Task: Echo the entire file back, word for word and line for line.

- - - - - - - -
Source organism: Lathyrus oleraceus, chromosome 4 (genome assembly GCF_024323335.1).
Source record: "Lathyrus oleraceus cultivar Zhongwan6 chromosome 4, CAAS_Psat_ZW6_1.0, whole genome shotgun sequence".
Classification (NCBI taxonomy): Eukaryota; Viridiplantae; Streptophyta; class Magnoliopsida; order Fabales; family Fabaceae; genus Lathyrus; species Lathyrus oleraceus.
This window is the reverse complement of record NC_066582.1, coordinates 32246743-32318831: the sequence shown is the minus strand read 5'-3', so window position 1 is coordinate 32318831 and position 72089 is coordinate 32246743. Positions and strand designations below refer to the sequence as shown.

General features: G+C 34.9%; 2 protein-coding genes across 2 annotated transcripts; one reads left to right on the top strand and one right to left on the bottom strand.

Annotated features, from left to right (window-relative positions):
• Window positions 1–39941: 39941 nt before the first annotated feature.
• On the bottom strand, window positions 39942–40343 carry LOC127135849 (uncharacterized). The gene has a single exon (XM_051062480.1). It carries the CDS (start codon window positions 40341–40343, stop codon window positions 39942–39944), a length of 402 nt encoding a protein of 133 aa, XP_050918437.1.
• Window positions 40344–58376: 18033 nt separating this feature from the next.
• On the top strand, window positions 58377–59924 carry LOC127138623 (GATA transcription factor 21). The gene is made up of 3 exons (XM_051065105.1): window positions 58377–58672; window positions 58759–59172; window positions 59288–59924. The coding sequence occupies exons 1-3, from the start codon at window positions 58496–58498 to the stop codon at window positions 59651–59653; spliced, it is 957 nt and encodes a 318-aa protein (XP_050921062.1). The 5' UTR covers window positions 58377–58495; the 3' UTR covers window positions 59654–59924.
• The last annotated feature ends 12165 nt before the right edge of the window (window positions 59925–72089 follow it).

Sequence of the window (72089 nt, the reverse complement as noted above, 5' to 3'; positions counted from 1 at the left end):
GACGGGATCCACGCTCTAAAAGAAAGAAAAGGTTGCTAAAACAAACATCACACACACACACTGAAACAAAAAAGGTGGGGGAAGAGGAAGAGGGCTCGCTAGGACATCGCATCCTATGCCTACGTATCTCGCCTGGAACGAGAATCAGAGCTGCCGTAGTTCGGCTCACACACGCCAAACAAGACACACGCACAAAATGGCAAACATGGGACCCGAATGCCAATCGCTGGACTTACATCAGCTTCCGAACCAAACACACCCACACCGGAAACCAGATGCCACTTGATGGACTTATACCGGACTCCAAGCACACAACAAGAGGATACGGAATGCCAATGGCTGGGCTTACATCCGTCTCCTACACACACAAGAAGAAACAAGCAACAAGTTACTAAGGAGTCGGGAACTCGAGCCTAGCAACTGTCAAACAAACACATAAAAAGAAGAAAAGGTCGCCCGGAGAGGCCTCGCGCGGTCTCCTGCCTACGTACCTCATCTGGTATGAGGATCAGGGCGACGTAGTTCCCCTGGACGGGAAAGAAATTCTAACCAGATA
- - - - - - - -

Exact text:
Source organism: Lathyrus oleraceus, chromosome 4 (genome assembly GCF_024323335.1).
Source record: "Lathyrus oleraceus cultivar Zhongwan6 chromosome 4, CAAS_Psat_ZW6_1.0, whole genome shotgun sequence".
Classification (NCBI taxonomy): Eukaryota; Viridiplantae; Streptophyta; class Magnoliopsida; order Fabales; family Fabaceae; genus Lathyrus; species Lathyrus oleraceus.
This window is the reverse complement of record NC_066582.1, coordinates 32246743-32318831: the sequence shown is the minus strand read 5'-3', so window position 1 is coordinate 32318831 and position 72089 is coordinate 32246743. Positions and strand designations below refer to the sequence as shown.

General features: G+C 34.9%; 2 protein-coding genes across 2 annotated transcripts; one reads left to right on the top strand and one right to left on the bottom strand.

Annotated features, from left to right (window-relative positions):
• Window positions 1–39941: 39941 nt before the first annotated feature.
• On the bottom strand, window positions 39942–40343 carry LOC127135849 (uncharacterized). The gene has a single exon (XM_051062480.1). It carries the CDS (start codon window positions 40341–40343, stop codon window positions 39942–39944), a length of 402 nt encoding a protein of 133 aa, XP_050918437.1.
• Window positions 40344–58376: 18033 nt separating this feature from the next.
• On the top strand, window positions 58377–59924 carry LOC127138623 (GATA transcription factor 21). The gene is made up of 3 exons (XM_051065105.1): window positions 58377–58672; window positions 58759–59172; window positions 59288–59924. The coding sequence occupies exons 1-3, from the start codon at window positions 58496–58498 to the stop codon at window positions 59651–59653; spliced, it is 957 nt and encodes a 318-aa protein (XP_050921062.1). The 5' UTR covers window positions 58377–58495; the 3' UTR covers window positions 59654–59924.
• The last annotated feature ends 12165 nt before the right edge of the window (window positions 59925–72089 follow it).

Sequence of the window (72089 nt, the reverse complement as noted above, 5' to 3'; positions counted from 1 at the left end):
GACGGGATCCACGCTCTAAAAGAAAGAAAAGGTTGCTAAAACAAACATCACACACACACACTGAAACAAAAAAGGTGGGGGAAGAGGAAGAGGGCTCGCTAGGACATCGCATCCTATGCCTACGTATCTCGCCTGGAACGAGAATCAGAGCTGCCGTAGTTCGGCTCACACACGCCAAACAAGACACACGCACAAAATGGCAAACATGGGACCCGAATGCCAATCGCTGGACTTACATCAGCTTCCGAACCAAACACACCCACACCGGAAACCAGATGCCACTTGATGGACTTATACCGGACTCCAAGCACACAACAAGAGGATACGGAATGCCAATGGCTGGGCTTACATCCGTCTCCTACACACACAAGAAGAAACAAGCAACAAGTTACTAAGGAGTCGGGAACTCGAGCCTAGCAACTGTCAAACAAACACATAAAAAGAAGAAAAGGTCGCCCGGAGAGGCCTCGCGCGGTCTCCTGCCTACGTACCTCATCTGGTATGAGGATCAGGGCGACGTAGTTCCCCTGGACGGGAAAGAAATTCTAACCAGATA